794 examples of capitols in sentences

Ælius Saturninus he brought before the senate for trial on the charge of having recited some improper verses about him, and the culprit having been found guilty was hurled from the Capitol.

After he had sacrificed on the Capitol and was now coming down to the Forum, his servants that acted as body-guard turned aside along the road leading to the prison, because the crowd prevented them from escorting him, and as they descended the steps down which condemned criminals were commonly cast they slipped and fell.

After their condemnation some underwent the penalty there and others were hurled from the Capitol by the tribunes or the consuls.

A slight additional expense would also be incurred in keeping up an express between the capitols of those States and Washington city, bringing Congress from time to time its "instructions" from head quarters!

A slight additional expense would also be incurred in keeping up an express between the capitols of those States and Washington city, bringing Congress from time to time its "instructions" from head quarters!

It was a custom among the Romans to consecrate the first growth of their beard to some god; thus Nero at the Gynick games, which he exhibited in the Septa, cut off the first growth of his beard, which he placed in a golden box, adorned with pearls, and then consecrated it in the Capitol to Jupiter.

There saw I Mars his ides, the Capitol, The seer in vain foretelling Cæsar's fall; The last triumvirs, and the wars they move, And Antony, who lost the world for love.

R75754, 12Mar51, Edna Ferber (A) FERGUSSON, HARVEY. Capitol Hill; a novel of Washington life.

The goose on the Capitol.

The goose on the Capitol.

On this street stood the brick buildings of William and Mary, the oldest college in the country, a new capitol erected in the place of one burned, not long before, and a large building called the Governor's Palace.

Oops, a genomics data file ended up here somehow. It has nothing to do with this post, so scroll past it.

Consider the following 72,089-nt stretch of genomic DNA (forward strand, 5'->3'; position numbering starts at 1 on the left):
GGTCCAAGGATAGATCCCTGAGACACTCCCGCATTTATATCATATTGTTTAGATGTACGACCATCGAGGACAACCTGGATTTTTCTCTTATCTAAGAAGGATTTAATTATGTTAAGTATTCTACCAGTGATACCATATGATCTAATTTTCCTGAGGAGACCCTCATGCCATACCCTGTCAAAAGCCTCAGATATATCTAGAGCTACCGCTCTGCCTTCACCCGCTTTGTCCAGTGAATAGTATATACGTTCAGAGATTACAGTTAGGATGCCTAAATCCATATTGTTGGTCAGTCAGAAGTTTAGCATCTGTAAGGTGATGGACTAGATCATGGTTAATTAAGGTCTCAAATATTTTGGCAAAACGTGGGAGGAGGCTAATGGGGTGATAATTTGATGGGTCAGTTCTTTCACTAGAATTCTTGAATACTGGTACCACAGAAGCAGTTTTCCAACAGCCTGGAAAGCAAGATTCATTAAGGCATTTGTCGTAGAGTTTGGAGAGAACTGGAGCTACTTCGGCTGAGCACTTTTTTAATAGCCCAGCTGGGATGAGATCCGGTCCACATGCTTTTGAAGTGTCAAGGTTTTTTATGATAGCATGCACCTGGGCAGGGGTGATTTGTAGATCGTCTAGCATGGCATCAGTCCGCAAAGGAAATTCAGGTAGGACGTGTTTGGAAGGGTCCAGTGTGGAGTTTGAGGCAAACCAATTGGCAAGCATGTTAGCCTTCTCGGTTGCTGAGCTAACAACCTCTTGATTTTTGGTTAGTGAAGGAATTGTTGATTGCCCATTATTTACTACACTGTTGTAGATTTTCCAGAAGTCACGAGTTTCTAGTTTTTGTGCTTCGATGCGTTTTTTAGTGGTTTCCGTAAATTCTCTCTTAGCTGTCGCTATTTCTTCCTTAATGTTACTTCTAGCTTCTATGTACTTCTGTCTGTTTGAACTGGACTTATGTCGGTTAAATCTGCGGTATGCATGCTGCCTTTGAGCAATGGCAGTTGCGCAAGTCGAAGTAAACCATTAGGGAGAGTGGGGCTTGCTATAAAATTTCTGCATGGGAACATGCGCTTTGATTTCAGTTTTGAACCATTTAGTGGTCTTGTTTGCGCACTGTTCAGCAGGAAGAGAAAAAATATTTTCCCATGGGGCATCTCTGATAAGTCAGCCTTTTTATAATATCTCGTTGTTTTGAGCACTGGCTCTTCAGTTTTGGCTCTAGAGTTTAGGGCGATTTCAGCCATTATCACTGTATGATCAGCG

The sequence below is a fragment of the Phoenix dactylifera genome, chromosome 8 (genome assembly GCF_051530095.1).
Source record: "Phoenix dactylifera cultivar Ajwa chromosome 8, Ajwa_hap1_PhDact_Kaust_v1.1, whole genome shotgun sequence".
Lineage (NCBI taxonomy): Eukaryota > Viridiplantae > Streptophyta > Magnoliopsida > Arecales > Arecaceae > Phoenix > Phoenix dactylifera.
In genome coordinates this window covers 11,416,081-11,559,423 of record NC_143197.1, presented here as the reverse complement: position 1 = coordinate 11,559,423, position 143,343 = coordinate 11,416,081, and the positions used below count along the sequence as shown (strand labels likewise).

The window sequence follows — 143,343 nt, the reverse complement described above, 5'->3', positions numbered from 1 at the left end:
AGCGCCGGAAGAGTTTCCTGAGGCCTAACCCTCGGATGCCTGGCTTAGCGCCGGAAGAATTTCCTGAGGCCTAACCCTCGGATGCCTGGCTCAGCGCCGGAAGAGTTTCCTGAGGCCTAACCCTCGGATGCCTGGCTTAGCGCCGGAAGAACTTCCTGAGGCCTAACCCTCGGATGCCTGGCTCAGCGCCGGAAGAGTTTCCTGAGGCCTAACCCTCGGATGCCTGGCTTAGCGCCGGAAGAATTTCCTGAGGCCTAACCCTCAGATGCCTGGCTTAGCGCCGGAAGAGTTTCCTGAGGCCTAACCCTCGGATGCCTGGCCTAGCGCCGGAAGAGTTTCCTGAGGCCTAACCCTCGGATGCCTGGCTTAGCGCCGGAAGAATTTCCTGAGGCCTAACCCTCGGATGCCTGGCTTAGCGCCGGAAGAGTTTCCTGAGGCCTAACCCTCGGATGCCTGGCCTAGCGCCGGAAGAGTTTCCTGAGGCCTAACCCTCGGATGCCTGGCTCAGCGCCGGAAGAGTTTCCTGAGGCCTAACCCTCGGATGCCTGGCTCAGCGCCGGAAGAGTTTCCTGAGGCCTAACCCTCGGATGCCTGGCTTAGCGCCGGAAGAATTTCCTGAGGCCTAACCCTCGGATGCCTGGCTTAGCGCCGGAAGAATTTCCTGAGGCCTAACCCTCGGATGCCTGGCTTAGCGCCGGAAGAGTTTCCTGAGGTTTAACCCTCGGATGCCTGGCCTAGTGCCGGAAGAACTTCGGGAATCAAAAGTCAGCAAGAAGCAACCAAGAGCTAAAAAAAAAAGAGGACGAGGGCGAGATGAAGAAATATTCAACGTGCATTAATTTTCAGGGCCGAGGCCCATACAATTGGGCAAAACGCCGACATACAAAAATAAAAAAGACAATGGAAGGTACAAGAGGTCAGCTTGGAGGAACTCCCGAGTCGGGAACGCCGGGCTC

The public buildings and works of the city are worthy of note in any sketch; and we would first call attention to the Capitol, which stands obscured from the river, and back of the centre of business, on the table between the front and rear bluffs.

Only the senate and a thousand warriors had shut themselves up in the Capitol, a citadel which commanded the city.

A treasure, specially dedicated to Gallic wars, was laid by in the Capitol, and religious denunciations of the most awful kind hung over the head of whoever should dare to touch it, no matter what the exigency might be.

In the year 361 B.C., Titus Manlius, son of him who had saved the Capitol from the night attack of the Gauls, and twelve years later M. Valerius, a young military tribune, were, it will be remembered, the two Roman heroes who vanquished in single combat the two Gallic giants who insolently defied Rome.

Seventy-two years afterwards the Cisalpine Gauls swore they would not put off their baldricks till they had mounted the Capitol, and they arrived within three days' march of Rome.

Solemn proclamation was made that the ransom of the Capitol had returned within its walls; and, sixty years afterwards, the Consul M. Cl.

Marcellus, having defeated at Clastidium a numerous army of Gauls, and with his own hand slain their general, Virdumar, had the honor of dedicating to the temple of Jupiter the third "grand spoils" taken since the foundation of Rome, and of ascending the Capitol, himself conveying the armor of Virdumar, for he had got hewn an oaken trunk, round which he had arranged the helmet, tunic, and breastplate of the barbarian king.

She had gone into mourning when Rome was burned by the Gauls; she had ordered a public levy to aid towards the ransom of the Capitol.

Scarcely had he returned, when, on descending from the Capitol, where he had just received a triumph for having conquered and captured Jugurtha, he set out for Gaul.

After his return from Gaul, Caesar one day ascended the Capitol with his soldiers, and finding, in the temple of Saturn, the door closed of the place where the treasure was deposited, ordered it to be forced.

I could but contrast our spacious galleries in that magnificent Capitol at Washington, as well as in our grand State Capitols, where hundreds of women can sit at their ease and see and hear their rulers, with these dark, dingy buildings.

Her portraits are also seen in the University of Pennsylvania, in the Woman's Medical College, Philadelphia, in Wesleyan College, at the capitols of Pennsylvania and New Jersey, and other public places, as well as in many private homes.

* * Alba, thou findest me still, and, Alba, thou findest me ever, Now from the Capitol steps, now over Titus's Arch, Here from the large grassy spaces that spread from the Lateran portal, Towering o'er aqueduct lines lost in perspective between, Or from a Vatican window, or bridge, or the high Coliseum, Clear by the garlanded line cut of the Flavian ring.

SPRINGFIELD, 1, capital (34) of Illinois, situated in a flourishing coal district, 185 m. SW. of Chicago; has an arsenal, two colleges, and a handsome marble capitol; coal-mining, foundries, and flour, cotton, and paper mills are the chief industries; the burial-place of Abraham Lincoln.

794 examples of  capitols  in sentences